It will be forgotten, on the one hand, that jealousy is the usual concomitant of love, and that the noble enthusiasm of liberty is apt to be infected with a spirit of narrow and illiberal distrust. On the other hand, it will be equally forgotten that the vigor of government is essential to the security of liberty; that, in the contemplation of a sound and well-informed judgment, their interest can never be separated; and that a dangerous ambition more often lurks behind the specious mask of zeal for the rights of the people than under the forbidden appearance of zeal for the firmness and efficiency of government. History will teach us that the former has been found a much more certain road to the introduction of despotism than the latter, and that of those men who have overturned the liberties of republics, the greatest number have begun their career by paying an obsequious court to the people; commencing demagogues, and ending tyrants. (Federalist 1) [2]

If the individual pursues their own good does that lead to tyranny?
As Socrates pointed out, the tyrannical life for non-philosophers is one in which the common goods are subordinated to one’s own individual good.[3] Unlike Socrates who believes that his particular or individual good is derived from the universal good, the libertarian believes that the common good must serve the individual good as it comes before the common good.[4] By contrast, the American founding is based on the idea of a universal good by which we judge any individual good. The individual good, according to the Federalist Papers, is found within the common good. Thus, we see the idea of a people creating a union; it is not individuals, as suggested by Thomas Hobbes in his Leviathan, that will create it.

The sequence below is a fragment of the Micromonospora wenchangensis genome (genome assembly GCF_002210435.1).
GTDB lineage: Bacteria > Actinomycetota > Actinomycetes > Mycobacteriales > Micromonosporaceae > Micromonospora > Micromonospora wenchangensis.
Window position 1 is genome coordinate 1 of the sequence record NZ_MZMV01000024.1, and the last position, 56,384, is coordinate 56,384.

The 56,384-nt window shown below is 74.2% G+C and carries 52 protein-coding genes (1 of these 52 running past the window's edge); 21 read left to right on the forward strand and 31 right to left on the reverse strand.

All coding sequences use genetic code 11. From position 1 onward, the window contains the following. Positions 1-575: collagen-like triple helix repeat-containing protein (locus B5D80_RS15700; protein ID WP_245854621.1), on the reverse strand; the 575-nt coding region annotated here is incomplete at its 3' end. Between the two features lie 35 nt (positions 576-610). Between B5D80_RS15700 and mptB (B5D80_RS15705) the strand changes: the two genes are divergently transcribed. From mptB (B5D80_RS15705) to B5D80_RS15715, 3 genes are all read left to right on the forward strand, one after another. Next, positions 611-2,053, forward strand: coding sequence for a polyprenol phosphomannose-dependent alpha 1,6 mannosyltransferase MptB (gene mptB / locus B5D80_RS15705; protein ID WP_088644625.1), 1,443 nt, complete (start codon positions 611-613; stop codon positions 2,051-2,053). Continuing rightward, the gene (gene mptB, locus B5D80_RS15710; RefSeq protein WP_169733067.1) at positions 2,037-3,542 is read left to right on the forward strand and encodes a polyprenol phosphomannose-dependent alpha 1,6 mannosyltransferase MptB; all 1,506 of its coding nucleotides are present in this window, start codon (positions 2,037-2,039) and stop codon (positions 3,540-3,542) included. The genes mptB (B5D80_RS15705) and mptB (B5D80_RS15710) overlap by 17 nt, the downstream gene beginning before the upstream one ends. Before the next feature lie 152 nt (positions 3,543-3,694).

Soldiers sacrifice their individual good for the common good.
Our veterans understand their liberty requires devotion to a higher, common, good beyond their own good. We honour their service because they are patriots. A patriot loves his country and sacrifices their life for it if needed because it is good. Though they may be asked to the “last full measure of devotion”, they do sacrifice their time, their health, to the higher cause. They do this for something that is more important than themselves.[5] To cheapen this sacrifice by confusing sacrifice for selfishness dishonours their memory.[6] The patriot loves his country enough to sacrifice himself for it just as a parent would sacrifice their life for their family. Perhaps in the Libertarian America of Ayn Rand parents are to sacrifice their children for themselves. Our private good comes before the public good.

Can we recover the public life when we are told liberty depends on privacy?
Privacy and libertarianism leads us away from the res publica, the public thing. Are we pursuing liberty or slavery when we surrender the public domain for the pursuit of private pleasures?


[3] Harry Neumann, Socrates in Plato and Aristophanes: In Memory of Ludwig Edelstein (1902-1965) The American Journal of Philology, Vol. 90, No. 2 (Apr., 1969), pp. 201-214 http://www.jstor.org/stable/293427  Accessed: 22-05-2015
[4] Ayn Rand had an abiding hatred for the common good. She detested the idea and her hatred for it is found within her followers who never question what it means for the American idea. http://aynrandlexicon.com/lexicon/common_good.html
[5] Consider the famous saying by Hillel “If I am not for myself, who will be for me? And if not now, when? And if I am only for myself, what am I?”

1 comment:

Tom Van Dyke said...

Very timely. Conservatives forget the irony that they share with liberals a communitarianism, a commitment to the primacy of the public good, that libertarians do not.